Submitted by a mum from Dublin
Mohammed Baker was 11-years-old, Ahed Baker and Zakaria Baker were 10 and Ismail Baker was only 9.
Yesterday these children were brutally killed while playing on the beach near their homes in Gaza, resulting in one family losing four of its youngest members.
A small fisherman’s shack left in smouldering ruins was the beginning of another horrifying day for people in Gaza, following the first rocket from an Israeli air strike on a fishing harbour.
Locals saw a group of children emerge from the shack, running as fast as they could away from the rising smoke.
The same locals then witnessed a second strike land directly behind the children.
A few of them made it to the safety of a nearby hotel where staff and residents tended to their bleeding shrapnel wounds.
The four young cousins were not as fortunate. The Israeli army has called these deaths “tragic”.
This seems like a tasteless understatement when you realise that the deaths of those four children brought the number of Palestinians killed in the nine-day conflict to at least 215, with thousands more injured. One of those killed was a five-month-old baby.
This contrasts severely with the one Israeli death that has occurred so far – a civilian bringing food to Israeli soldiers.
Following the incident – one of a number in Gaza on Wednesday – Israel announced it would honour a five-hour “humanitarian truce” which began this morning at 8am Irish time. They have urged Palestinians in Gaza to evacuate, signalling that they will soon begin a ground strike on the region.
Innocent men, women, children, the elderly – families – are now stuck helplessly in this warzone. Should they abandon their homes – the place they watched their children grow, the place they made so many memories – or put their lives at risk? And if they flee, where exactly are they supposed to go?
War is never fair and this bloodshed is as unbalanced as it could possibly be. It's David versus Goliath. The population density of the Gaza Strip is significant, meaning the Israeli army is practically guaranteed civilian casualties with every rocket launched at Palestinians.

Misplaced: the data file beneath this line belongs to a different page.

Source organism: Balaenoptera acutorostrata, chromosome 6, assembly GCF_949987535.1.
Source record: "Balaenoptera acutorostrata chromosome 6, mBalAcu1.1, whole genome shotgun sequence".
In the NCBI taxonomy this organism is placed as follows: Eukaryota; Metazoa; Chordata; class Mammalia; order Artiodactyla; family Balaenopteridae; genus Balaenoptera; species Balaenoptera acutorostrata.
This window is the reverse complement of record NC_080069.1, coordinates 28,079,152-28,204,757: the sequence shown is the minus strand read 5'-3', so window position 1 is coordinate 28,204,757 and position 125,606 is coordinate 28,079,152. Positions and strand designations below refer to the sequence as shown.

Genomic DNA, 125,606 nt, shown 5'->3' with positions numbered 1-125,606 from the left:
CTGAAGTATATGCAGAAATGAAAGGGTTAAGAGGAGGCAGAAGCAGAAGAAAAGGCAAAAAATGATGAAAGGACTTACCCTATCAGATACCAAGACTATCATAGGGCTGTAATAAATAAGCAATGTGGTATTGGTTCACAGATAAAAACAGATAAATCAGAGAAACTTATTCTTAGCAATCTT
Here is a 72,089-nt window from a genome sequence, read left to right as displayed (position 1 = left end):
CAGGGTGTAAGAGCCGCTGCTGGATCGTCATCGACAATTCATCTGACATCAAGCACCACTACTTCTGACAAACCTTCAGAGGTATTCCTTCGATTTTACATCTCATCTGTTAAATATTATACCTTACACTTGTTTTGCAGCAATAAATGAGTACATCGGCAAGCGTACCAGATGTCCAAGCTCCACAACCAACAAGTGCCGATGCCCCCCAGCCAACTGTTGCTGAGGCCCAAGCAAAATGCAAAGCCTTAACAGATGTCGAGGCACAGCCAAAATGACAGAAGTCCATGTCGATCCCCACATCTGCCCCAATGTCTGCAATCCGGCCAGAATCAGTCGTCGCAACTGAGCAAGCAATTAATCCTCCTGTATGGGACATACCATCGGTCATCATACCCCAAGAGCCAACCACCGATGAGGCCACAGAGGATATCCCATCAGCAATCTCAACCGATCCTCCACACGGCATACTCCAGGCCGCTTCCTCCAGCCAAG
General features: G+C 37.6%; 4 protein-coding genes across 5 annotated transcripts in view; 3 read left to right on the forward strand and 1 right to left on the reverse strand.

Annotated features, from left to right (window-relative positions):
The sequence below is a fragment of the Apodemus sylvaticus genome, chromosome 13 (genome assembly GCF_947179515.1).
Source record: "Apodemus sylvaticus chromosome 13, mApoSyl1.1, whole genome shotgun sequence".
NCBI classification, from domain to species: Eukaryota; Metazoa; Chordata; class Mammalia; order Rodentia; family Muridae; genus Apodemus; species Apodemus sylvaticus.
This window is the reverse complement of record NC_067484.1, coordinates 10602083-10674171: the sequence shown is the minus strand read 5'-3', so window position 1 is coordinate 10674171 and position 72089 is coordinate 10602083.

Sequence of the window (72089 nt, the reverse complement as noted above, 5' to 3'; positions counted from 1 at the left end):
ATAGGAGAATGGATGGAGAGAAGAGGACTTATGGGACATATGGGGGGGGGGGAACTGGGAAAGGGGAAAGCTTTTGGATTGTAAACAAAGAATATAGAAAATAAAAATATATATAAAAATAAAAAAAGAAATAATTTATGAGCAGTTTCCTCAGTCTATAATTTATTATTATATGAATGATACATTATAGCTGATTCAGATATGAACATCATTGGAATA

Israel has F-16 fighter jets, Apache attack helicopters and armed drones, extensive defence mechanisms for soldiers and civilians, and even an Iron Dome that can shoot down missiles. Residents of the Gaza Strip can’t even begin to defend themselves adequately – they don’t stand a chance.
Israel has come under sharp criticism from human rights organisations for its tactics, with many accusing them of war crimes. If killing children like like isn't a war crime, what is?
Meanwhile, President Obama briefly addressed the situation, saying: “We are all heartbroken by the violence . . . especially the death and injury of so many innocent civilians in Gaza.”
He also said the United States would use all their “diplomatic resources and relationships” to bring about a lasting ceasefire, while continuing “to support efforts to protect civilians in Israel and Gaza”.
It’s frustrating to see a man with so much influence choosing to look the other way and to support Israel, instead of taking positive action – something that could define the end of his presidency.
But even more frustrating is seeing so many of these devastating deaths go relative unnoticed in the Irish media.  With some notable exceptions, our politicians remain silent.
It’s easy to get caught up in our own lives, but it’s hard not to feel some shame when we realise that these unimaginable horrors carried on in Gaza while Ireland fell to pieces over the loss of a few Garth Brooks gigs.
We were oblivious to the heartbreak of families not so different from ours; oblivious to the deaths of children not so different from ours.
We’ll be watching what happens in Gaza with heavy hearts and giving our sons and daughters extra tight hugs tonight.  I am alone in feeling shame that this is happening and wanting to take action on this?